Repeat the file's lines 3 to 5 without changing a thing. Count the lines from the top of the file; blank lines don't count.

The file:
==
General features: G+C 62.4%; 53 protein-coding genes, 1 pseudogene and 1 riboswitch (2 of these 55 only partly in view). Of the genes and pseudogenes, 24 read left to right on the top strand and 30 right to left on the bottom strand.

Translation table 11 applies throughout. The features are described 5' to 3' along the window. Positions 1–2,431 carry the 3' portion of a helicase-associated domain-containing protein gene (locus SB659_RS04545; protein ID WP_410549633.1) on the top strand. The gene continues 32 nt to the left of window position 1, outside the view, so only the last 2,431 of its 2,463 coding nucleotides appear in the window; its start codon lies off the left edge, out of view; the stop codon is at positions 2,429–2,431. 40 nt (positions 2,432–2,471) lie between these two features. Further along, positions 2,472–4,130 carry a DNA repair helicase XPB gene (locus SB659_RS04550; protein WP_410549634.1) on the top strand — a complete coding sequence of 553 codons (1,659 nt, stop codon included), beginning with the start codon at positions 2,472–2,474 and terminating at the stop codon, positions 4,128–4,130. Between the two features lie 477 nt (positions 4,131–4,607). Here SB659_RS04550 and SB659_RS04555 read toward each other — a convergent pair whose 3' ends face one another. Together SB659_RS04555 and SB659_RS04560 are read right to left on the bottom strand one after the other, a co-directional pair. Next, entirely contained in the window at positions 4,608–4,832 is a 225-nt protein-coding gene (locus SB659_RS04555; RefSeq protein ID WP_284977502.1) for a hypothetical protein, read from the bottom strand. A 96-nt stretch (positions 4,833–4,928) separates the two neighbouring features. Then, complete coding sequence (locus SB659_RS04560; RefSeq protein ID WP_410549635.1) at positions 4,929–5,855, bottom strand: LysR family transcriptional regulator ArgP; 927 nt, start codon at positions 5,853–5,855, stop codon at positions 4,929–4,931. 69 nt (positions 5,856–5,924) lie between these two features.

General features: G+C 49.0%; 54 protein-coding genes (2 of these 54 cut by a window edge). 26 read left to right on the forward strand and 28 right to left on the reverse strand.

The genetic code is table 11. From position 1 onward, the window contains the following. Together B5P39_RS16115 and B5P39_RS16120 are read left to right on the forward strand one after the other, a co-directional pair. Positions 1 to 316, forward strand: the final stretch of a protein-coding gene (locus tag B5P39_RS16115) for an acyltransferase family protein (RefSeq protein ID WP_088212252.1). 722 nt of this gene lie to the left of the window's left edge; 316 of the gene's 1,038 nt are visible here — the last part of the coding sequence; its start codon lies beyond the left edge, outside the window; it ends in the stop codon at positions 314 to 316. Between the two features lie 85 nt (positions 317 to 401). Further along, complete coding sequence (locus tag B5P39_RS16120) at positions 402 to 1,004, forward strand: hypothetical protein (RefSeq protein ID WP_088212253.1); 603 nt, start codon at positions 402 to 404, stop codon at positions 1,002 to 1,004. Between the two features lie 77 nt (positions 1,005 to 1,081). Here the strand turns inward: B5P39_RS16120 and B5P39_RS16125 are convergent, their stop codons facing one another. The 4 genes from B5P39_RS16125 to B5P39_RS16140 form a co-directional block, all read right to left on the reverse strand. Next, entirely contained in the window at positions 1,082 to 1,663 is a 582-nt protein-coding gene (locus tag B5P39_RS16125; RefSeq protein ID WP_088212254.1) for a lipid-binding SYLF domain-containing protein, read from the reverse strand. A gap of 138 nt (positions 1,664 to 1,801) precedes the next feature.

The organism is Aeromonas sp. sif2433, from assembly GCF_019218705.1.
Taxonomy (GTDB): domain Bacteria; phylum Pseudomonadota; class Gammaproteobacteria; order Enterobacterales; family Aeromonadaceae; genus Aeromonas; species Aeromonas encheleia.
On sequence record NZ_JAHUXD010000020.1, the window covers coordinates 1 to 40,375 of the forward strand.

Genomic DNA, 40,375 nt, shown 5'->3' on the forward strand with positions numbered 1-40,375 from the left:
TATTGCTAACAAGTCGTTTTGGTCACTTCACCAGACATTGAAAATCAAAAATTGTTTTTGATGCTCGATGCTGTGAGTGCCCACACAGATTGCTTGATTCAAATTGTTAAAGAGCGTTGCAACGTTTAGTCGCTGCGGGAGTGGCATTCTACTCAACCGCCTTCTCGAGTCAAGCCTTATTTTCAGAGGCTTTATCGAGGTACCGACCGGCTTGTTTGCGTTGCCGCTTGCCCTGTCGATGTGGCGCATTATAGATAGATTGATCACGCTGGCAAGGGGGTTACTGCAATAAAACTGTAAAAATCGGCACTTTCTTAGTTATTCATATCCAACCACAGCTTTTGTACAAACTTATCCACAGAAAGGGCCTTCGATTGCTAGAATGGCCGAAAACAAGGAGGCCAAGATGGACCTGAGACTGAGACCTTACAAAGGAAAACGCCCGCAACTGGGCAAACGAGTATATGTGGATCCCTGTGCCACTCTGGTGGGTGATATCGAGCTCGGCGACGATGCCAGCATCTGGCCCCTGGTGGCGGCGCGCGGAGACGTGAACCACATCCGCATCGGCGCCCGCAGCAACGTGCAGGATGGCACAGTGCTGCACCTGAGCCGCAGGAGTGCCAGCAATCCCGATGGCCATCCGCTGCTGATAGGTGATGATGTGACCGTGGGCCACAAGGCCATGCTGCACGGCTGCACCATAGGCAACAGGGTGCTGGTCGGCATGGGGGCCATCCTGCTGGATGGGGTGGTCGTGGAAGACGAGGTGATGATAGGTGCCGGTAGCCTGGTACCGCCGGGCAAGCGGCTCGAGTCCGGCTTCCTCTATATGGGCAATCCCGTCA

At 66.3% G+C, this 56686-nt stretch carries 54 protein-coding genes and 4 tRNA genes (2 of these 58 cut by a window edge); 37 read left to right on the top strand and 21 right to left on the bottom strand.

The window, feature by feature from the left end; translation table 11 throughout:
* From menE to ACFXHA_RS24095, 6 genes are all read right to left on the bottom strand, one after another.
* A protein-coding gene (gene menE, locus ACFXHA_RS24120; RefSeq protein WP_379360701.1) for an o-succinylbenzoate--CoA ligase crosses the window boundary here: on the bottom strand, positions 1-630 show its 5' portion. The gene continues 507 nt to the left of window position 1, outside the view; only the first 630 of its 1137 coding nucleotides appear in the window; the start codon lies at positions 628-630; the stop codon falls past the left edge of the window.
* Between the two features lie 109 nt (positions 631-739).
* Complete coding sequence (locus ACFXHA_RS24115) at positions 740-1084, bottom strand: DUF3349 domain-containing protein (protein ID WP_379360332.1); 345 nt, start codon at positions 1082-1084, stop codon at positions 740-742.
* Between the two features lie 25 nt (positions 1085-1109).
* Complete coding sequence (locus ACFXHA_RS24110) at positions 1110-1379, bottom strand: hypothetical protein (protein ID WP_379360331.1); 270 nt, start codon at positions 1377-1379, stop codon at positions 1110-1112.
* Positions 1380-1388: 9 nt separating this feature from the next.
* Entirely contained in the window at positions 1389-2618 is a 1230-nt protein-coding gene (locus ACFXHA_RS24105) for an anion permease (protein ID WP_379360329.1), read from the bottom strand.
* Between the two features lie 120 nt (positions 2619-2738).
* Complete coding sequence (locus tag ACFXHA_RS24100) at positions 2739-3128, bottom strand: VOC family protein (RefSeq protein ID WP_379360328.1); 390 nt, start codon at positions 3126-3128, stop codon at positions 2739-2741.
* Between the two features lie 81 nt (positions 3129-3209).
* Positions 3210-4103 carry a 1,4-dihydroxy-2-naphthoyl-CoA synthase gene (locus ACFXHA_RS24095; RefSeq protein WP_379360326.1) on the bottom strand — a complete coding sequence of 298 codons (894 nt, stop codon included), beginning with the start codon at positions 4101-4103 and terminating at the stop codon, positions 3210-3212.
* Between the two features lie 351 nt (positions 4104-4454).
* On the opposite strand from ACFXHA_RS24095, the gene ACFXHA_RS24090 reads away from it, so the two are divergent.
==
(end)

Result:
General features: G+C 49.0%; 54 protein-coding genes (2 of these 54 cut by a window edge). 26 read left to right on the forward strand and 28 right to left on the reverse strand.

The genetic code is table 11. From position 1 onward, the window contains the following. Together B5P39_RS16115 and B5P39_RS16120 are read left to right on the forward strand one after the other, a co-directional pair. Positions 1 to 316, forward strand: the final stretch of a protein-coding gene (locus tag B5P39_RS16115) for an acyltransferase family protein (RefSeq protein ID WP_088212252.1). 722 nt of this gene lie to the left of the window's left edge; 316 of the gene's 1,038 nt are visible here — the last part of the coding sequence; its start codon lies beyond the left edge, outside the window; it ends in the stop codon at positions 314 to 316. Between the two features lie 85 nt (positions 317 to 401). Further along, complete coding sequence (locus tag B5P39_RS16120) at positions 402 to 1,004, forward strand: hypothetical protein (RefSeq protein ID WP_088212253.1); 603 nt, start codon at positions 402 to 404, stop codon at positions 1,002 to 1,004. Between the two features lie 77 nt (positions 1,005 to 1,081). Here the strand turns inward: B5P39_RS16120 and B5P39_RS16125 are convergent, their stop codons facing one another. The 4 genes from B5P39_RS16125 to B5P39_RS16140 form a co-directional block, all read right to left on the reverse strand. Next, entirely contained in the window at positions 1,082 to 1,663 is a 582-nt protein-coding gene (locus tag B5P39_RS16125; RefSeq protein ID WP_088212254.1) for a lipid-binding SYLF domain-containing protein, read from the reverse strand. A gap of 138 nt (positions 1,664 to 1,801) precedes the next feature.

The organism is Aeromonas sp. sif2433, from assembly GCF_019218705.1.